WELLINGTON, Jan. 25 (Xinhua) -- New Zealand's PCR testing capacity can be increased by nearly 20,000 tests per day to deal with a surge in cases as part of the country's wider COVID-19 testing strategy, Associate Minister of Health Ayesha Verrall said on Tuesday.
"We have continued to adapt our public health response to safeguard the health and wellbeing of all New Zealanders throughout this pandemic," Verrall said in a statement.
"Our labs have already processed 5,906,843 tests to date and our highest testing day so far was Aug. 24, 2021 where 49,736 tests were completed," Verrall said.
With COVID-19 cases of the Omicron variant now in the North and South islands, testing, tracing and quickly isolating any COVID-19 cases and their contacts will be all the more important for protecting families and communities, she said.
"A rapid rise in case numbers will require us to shift from identifying all infected individuals to being more targeted to those most at risk and those needed to maintain critical infrastructure," she said, adding testing remains a cornerstone of the COVID response.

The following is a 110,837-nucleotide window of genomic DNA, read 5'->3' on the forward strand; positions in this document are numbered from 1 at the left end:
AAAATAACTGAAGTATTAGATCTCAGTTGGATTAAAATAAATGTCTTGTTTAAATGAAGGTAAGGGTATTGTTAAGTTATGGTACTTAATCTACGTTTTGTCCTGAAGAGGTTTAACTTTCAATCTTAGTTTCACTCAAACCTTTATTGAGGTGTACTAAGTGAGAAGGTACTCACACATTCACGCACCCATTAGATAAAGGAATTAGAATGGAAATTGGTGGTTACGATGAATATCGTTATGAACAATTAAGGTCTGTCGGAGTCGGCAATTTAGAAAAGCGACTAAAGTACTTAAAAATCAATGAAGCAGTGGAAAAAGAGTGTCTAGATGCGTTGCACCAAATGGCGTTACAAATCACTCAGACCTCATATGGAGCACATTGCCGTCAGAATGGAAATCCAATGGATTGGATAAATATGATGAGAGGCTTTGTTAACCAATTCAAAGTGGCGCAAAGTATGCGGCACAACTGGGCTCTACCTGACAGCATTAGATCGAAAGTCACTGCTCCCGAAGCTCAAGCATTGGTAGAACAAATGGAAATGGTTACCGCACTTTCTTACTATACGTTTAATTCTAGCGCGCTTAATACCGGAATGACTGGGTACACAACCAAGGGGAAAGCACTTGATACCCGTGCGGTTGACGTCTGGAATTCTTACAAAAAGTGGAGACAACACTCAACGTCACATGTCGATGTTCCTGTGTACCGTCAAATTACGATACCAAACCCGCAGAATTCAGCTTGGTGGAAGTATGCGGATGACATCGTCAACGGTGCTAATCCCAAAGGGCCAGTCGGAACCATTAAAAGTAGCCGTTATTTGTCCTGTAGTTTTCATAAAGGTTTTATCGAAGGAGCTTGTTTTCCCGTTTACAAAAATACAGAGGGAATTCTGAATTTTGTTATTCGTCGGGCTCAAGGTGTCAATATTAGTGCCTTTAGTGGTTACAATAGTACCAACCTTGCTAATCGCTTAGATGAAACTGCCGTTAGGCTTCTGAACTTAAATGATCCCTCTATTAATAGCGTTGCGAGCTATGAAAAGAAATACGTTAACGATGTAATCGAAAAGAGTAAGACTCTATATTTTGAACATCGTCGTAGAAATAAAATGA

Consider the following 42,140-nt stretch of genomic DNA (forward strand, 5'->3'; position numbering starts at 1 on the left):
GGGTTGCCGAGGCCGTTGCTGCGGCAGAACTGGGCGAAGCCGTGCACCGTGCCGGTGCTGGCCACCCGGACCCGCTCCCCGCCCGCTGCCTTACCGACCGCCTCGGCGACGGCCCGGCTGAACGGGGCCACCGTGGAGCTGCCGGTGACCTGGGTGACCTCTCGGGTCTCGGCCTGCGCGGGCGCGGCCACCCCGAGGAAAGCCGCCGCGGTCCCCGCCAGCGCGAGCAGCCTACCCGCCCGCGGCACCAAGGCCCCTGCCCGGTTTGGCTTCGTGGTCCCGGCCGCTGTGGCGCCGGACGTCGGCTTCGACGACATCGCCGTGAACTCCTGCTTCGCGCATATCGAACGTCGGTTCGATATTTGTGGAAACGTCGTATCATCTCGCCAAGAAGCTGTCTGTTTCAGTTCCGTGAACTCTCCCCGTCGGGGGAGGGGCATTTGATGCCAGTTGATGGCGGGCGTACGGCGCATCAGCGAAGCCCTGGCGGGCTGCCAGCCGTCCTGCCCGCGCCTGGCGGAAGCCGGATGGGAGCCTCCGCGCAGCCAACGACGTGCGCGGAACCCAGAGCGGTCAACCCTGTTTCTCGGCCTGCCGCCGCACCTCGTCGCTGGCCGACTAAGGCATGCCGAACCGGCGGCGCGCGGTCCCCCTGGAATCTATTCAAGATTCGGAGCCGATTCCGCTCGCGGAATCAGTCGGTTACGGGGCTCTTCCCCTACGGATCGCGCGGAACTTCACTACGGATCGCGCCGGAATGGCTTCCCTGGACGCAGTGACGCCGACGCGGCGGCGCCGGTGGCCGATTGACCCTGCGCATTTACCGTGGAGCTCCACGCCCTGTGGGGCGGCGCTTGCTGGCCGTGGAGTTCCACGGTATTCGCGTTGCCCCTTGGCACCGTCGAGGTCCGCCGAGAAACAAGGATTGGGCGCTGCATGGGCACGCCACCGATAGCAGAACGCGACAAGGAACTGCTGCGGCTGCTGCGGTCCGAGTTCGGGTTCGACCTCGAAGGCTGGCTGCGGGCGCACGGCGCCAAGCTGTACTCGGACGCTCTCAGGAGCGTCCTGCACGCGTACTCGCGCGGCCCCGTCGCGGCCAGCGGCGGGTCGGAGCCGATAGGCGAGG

Nasopharyngeal PCR tests will continue to be used as the primary diagnostic test in our initial phase of dealing with Omicron in the community, but this will be supplemented by wider use of rapid antigen testing, Verrall said.
The PCR testing capacity has been increased from a maximum of 39,000 tests a day to a baseline of 58,000 tests. Surge capacity is now 77,600 tests, which can be sustained for seven days, she said.
Saliva testing has been introduced to 4,000 border workers, Verrall said.
From December 2021, businesses in New Zealand have been able to order approved rapid antigen tests directly from importers for use with their workforce. These tests are also used across the health system, including residential aged care.
The government will announce further details on how New Zealand will manage Omicron through the various phases of community spread on Wednesday.